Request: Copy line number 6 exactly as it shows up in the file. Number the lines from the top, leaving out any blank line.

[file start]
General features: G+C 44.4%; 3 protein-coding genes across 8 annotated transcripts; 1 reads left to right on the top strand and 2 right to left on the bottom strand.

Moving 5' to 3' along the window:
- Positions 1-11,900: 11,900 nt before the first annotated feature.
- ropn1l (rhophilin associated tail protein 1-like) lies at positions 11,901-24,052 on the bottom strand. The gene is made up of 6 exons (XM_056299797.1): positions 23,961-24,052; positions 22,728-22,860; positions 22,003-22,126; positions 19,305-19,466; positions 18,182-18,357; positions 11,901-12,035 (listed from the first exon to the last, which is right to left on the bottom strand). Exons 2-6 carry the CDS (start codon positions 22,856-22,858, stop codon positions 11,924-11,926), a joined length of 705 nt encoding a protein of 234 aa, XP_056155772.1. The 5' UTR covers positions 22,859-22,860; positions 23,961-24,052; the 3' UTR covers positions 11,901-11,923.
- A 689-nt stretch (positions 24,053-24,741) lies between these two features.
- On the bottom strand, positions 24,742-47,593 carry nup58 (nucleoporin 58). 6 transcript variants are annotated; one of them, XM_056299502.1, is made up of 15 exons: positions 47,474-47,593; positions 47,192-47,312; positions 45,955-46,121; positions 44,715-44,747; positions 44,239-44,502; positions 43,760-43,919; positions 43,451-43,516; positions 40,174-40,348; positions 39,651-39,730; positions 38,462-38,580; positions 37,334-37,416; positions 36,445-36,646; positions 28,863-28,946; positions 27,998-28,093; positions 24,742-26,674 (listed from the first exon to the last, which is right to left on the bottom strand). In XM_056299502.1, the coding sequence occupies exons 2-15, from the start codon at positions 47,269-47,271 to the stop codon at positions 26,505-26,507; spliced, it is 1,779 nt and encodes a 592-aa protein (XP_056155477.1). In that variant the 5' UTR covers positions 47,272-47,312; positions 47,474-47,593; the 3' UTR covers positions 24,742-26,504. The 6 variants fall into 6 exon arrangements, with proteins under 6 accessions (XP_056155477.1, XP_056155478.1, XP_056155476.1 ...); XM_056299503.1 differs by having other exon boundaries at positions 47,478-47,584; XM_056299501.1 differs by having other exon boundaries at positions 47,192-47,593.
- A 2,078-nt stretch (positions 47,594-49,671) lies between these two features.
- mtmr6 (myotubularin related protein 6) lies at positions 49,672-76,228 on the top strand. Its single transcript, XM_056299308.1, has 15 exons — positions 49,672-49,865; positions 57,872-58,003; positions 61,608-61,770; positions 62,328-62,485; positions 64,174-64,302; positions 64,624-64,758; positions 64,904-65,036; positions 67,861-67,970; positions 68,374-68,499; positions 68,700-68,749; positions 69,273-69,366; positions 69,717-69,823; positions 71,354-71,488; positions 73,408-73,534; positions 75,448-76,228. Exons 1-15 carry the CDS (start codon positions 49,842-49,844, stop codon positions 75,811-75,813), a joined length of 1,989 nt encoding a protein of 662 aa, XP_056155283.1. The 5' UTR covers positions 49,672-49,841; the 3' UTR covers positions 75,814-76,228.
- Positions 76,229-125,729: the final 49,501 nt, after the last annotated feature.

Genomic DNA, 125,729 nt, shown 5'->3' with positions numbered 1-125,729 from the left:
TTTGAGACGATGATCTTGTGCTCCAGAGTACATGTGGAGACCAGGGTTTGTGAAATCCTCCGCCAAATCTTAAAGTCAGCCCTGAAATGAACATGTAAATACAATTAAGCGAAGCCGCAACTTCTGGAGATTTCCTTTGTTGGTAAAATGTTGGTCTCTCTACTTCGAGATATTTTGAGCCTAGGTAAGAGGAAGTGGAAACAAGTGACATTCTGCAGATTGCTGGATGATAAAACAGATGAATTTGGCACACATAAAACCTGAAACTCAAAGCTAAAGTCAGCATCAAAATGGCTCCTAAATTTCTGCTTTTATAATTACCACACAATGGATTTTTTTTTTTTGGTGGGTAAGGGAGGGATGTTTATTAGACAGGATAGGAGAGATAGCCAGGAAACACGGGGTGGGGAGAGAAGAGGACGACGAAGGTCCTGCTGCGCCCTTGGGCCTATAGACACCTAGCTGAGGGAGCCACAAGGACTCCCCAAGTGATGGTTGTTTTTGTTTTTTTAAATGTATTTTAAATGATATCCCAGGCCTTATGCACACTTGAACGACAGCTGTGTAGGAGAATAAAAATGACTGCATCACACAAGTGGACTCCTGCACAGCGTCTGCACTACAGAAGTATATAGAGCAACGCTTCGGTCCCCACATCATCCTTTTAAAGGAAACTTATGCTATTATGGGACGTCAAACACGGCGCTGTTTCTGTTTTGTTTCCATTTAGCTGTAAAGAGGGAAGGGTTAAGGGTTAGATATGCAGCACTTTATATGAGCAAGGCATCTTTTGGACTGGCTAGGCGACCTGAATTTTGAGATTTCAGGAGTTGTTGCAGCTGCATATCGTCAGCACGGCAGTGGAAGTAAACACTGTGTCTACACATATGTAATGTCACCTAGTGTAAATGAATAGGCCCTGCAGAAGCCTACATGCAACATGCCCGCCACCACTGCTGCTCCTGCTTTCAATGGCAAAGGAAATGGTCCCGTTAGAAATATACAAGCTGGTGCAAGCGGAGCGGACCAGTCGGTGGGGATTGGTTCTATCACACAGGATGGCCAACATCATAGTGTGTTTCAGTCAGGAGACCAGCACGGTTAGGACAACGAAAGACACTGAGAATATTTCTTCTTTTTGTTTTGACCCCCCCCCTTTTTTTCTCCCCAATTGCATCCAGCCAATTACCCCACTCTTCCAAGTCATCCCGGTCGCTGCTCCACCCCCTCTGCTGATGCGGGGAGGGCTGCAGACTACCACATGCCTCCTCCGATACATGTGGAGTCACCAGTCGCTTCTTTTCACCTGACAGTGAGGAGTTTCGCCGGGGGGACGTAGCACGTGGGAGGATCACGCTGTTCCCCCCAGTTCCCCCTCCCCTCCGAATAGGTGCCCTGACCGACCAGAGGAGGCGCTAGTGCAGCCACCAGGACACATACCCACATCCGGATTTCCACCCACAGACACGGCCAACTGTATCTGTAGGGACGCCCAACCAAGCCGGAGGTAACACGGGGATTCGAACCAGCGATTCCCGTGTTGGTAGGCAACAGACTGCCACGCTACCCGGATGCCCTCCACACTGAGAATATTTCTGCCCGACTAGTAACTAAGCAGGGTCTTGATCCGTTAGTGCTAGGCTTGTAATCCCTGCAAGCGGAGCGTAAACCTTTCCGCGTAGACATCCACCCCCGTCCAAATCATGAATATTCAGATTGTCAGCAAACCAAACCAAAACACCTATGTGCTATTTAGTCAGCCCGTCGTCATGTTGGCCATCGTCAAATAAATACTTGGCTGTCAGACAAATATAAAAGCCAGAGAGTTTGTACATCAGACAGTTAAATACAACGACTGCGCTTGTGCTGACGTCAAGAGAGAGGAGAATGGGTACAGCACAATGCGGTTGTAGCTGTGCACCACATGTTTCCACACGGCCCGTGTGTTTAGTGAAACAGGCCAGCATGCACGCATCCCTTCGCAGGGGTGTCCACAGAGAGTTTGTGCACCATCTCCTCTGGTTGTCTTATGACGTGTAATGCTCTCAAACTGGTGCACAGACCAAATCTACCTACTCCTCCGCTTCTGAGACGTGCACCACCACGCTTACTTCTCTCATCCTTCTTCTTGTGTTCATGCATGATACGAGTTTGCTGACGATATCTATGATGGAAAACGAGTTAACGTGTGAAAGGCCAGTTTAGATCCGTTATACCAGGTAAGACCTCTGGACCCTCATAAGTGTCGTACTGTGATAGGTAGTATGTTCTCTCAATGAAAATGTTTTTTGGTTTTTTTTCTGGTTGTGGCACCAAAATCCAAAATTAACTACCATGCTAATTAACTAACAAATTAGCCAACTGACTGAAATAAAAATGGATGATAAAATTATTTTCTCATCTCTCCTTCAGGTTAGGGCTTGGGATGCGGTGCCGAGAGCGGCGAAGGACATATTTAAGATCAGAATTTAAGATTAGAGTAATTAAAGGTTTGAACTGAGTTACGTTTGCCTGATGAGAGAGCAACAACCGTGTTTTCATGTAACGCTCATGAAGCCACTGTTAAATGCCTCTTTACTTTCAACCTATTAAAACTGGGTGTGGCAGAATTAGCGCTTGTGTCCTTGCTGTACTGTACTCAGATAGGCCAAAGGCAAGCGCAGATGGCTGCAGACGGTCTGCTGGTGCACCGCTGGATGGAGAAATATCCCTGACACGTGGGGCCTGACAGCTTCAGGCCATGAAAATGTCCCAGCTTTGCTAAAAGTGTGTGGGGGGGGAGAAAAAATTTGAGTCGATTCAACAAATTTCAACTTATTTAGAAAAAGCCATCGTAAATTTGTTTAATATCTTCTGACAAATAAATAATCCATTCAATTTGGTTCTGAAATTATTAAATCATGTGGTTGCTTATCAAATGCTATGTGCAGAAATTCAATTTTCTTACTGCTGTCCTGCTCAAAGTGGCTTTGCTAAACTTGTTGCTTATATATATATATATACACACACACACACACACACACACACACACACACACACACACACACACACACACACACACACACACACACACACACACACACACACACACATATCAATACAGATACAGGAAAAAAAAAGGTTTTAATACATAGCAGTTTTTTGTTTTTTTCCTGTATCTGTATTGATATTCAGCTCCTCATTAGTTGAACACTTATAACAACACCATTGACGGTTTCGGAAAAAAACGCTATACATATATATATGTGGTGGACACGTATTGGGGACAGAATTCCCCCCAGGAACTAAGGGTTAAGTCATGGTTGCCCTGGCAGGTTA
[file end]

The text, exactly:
- On the bottom strand, positions 24,742-47,593 carry nup58 (nucleoporin 58). 6 transcript variants are annotated; one of them, XM_056299502.1, is made up of 15 exons: positions 47,474-47,593; positions 47,192-47,312; positions 45,955-46,121; positions 44,715-44,747; positions 44,239-44,502; positions 43,760-43,919; positions 43,451-43,516; positions 40,174-40,348; positions 39,651-39,730; positions 38,462-38,580; positions 37,334-37,416; positions 36,445-36,646; positions 28,863-28,946; positions 27,998-28,093; positions 24,742-26,674 (listed from the first exon to the last, which is right to left on the bottom strand). In XM_056299502.1, the coding sequence occupies exons 2-15, from the start codon at positions 47,269-47,271 to the stop codon at positions 26,505-26,507; spliced, it is 1,779 nt and encodes a 592-aa protein (XP_056155477.1). In that variant the 5' UTR covers positions 47,272-47,312; positions 47,474-47,593; the 3' UTR covers positions 24,742-26,504. The 6 variants fall into 6 exon arrangements, with proteins under 6 accessions (XP_056155477.1, XP_056155478.1, XP_056155476.1 ...); XM_056299503.1 differs by having other exon boundaries at positions 47,478-47,584; XM_056299501.1 differs by having other exon boundaries at positions 47,192-47,593.